The latest update from Direct Line Insurance highlights the rising cost of repairs, and the knock-on effect on claims overall.
For consumers, it has to mean higher premiums from 2023 onwards in the Motor sector and those with hybrid and pure electric cars should – in theory – be paying more, since the weight of those vehicles causes more damage to people and other vehicles when impacted at the same speed as a smaller ICE car. Heavier battery cars also cost more to recover roadside, and store, since the lithium batteries pose a significant fire risk.
For Direct Line and many others in the Motor sector, the future surely involves more automated systems, more policy pricing driven by personalised and shared data, plus strategic partnerships on claims settlement and salvage. It might make sense for insurers to invest in acquiring salvage vehicles now since the reliable supply of spare parts from manufacturers seems unlikely to return – ever.
The current business model of outsourcing every part of the claims chain; recovery, storage, hire car, repair, battery storage and delivery of repaired vehicle, seems ripe for disruptive change given the new normal of wartime-like rationing of skilled labour and parts. The insurance industry may need to start explaining why some vehicles simply cannot be repaired economically anymore and adjust their T&Cs accordingly.
Here’s some extracts from the Direct Line report;
Penny James, Chief Executive Officer, commented:
“Today’s trading update follows a period of heightened volatility across the UK motor insurance market, in which we have seen claims inflation in motor in the first half of 2022 spike above the levels assumed in our pricing. As a result, we are revising our combined operating ratio target range for 2022 to 96-98%. We have already taken actions including increasing prices and deploying new pricing capability to restore margins, which mean we expect our 2023 combined operating ratio will improve to around 95% and we reiterate our medium-term target range of 93-95%.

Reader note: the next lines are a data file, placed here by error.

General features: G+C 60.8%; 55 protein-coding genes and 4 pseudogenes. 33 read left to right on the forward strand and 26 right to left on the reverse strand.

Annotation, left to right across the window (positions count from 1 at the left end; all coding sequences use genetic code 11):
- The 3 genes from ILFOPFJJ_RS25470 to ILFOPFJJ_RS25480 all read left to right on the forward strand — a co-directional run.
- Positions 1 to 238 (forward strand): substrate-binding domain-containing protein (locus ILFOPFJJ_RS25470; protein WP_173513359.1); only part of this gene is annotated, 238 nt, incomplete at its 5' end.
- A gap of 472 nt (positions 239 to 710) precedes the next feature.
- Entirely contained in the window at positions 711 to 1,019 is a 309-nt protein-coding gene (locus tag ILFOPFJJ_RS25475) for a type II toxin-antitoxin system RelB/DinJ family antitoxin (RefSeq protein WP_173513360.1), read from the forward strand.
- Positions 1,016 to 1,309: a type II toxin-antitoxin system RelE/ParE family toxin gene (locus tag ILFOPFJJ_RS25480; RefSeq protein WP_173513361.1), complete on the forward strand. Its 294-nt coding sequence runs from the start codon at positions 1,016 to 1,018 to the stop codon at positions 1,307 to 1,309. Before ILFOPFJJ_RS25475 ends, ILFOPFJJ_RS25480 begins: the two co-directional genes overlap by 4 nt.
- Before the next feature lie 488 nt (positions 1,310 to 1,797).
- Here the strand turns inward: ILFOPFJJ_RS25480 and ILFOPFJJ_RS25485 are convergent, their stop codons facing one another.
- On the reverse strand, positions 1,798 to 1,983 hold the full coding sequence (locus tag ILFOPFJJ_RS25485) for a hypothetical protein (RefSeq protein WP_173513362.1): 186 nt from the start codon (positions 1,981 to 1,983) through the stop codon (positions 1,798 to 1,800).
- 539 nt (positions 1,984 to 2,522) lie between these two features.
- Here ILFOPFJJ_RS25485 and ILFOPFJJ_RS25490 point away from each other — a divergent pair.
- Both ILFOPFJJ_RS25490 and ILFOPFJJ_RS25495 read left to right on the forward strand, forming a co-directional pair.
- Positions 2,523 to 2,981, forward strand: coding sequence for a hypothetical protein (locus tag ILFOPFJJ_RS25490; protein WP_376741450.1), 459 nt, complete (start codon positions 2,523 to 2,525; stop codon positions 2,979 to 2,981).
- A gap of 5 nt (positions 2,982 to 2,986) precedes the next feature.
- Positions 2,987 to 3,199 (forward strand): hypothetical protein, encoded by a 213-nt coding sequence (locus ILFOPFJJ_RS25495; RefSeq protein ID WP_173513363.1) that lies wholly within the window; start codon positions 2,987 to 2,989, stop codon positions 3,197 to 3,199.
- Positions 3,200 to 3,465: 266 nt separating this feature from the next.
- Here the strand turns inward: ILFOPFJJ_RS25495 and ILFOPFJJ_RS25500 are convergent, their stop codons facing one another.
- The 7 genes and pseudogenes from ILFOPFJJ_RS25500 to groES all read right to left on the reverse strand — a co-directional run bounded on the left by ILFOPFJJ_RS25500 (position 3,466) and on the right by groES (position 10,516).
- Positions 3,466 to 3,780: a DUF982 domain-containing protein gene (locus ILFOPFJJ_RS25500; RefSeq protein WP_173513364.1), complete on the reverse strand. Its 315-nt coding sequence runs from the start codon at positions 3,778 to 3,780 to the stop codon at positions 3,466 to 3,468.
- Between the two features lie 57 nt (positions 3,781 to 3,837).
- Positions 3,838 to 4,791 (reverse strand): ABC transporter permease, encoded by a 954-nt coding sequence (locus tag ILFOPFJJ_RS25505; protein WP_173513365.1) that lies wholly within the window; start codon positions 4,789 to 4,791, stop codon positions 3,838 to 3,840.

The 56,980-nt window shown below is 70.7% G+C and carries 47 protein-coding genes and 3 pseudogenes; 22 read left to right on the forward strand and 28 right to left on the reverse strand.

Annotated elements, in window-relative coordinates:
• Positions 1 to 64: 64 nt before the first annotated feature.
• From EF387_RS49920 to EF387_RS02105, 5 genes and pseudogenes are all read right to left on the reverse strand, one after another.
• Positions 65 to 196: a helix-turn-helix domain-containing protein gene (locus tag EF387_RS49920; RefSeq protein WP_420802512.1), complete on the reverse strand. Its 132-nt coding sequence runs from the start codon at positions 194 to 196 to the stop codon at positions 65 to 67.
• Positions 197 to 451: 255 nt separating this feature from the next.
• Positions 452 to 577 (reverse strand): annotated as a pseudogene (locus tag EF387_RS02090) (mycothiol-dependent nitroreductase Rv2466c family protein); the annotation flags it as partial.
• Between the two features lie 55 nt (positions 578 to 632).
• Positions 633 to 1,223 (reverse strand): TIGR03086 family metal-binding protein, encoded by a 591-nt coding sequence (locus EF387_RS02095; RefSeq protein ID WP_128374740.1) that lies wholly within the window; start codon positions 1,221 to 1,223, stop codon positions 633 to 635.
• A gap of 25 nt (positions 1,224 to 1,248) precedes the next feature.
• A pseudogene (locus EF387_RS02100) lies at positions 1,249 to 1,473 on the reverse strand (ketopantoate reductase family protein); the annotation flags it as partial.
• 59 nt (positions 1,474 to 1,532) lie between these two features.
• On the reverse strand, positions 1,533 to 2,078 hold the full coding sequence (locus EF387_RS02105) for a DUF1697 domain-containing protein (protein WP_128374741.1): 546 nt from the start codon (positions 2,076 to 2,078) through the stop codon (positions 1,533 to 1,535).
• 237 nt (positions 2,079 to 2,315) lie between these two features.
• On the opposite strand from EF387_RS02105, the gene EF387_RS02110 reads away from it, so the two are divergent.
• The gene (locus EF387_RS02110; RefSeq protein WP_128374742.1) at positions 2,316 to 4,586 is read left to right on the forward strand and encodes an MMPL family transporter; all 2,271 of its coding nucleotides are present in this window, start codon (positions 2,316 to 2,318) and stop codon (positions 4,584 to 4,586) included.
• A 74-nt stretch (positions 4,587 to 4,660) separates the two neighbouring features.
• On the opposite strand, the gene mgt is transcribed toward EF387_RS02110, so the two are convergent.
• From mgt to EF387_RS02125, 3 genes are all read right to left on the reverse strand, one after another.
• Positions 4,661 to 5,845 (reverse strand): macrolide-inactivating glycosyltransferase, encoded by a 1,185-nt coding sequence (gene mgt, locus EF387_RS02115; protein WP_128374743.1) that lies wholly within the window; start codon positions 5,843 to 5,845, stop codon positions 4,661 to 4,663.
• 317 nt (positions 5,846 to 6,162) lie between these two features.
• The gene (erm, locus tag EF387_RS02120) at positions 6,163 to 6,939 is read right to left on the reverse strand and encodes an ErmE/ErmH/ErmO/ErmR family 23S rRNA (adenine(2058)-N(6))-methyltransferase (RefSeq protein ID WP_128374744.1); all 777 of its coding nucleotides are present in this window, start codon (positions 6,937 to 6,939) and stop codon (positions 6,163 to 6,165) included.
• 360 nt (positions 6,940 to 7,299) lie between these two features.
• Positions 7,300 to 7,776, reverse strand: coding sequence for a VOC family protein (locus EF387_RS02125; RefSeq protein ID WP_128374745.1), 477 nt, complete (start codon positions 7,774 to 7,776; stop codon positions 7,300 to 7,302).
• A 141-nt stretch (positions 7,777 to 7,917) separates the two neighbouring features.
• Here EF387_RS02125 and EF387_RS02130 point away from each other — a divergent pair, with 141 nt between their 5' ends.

This, combined with our diversified business model, our strong balance sheet and our continuing actions to further improve resilience, gives us confidence in the sustainability of our regular dividends for this year and as we look ahead.”
The motor insurance market experienced significant levels of severity inflation in H1, primarily resulting from higher used car prices, and amplified by higher third party claims costs, longer repair times and inflation in the cost of car parts. Market premium inflation has continued to lag the increases in claims inflation.
Whilst the Group has been pricing claims inflation over the last 12 months, experience has been in excess of the levels assumed. The Group now estimates overall motor claims severity inflation for 2022 of around 10%.
As a result, the H1 2022 current year motor loss ratio is now expected to be in the region of 86%. Due to conservative reserving during 2021, the Group’s prior year reserve releases in the first half remain in line with expectations.
The Group continues to target a 20% expense ratio, but given the reduction in motor market average premiums since the target was set, predominantly driven by structurally lower claims frequency, it is now unlikely this will be achieved in 2023.
Dividend and capital management
The Group believes its balance sheet and outlook for capital generation in the medium term remains strong due to pricing and operational improvements arising from the Group’s transformation programme.
In the first half of 2022, the solvency capital ratio has reduced by an estimated 7 percentage points due to the mark to market effect of widening credit spreads on the Group’s investment portfolio, albeit this is expected to pull to par over time. Based on this and other movements in the first half of the year, the Group estimates a solvency capital ratio at 30 June of around 150% assuming an unchanged interim dividend of 7.6 pence per share.
In the light of the current market environment, the Board has decided not to launch the second £50 million tranche of the £100 million share buyback programme announced earlier in the year.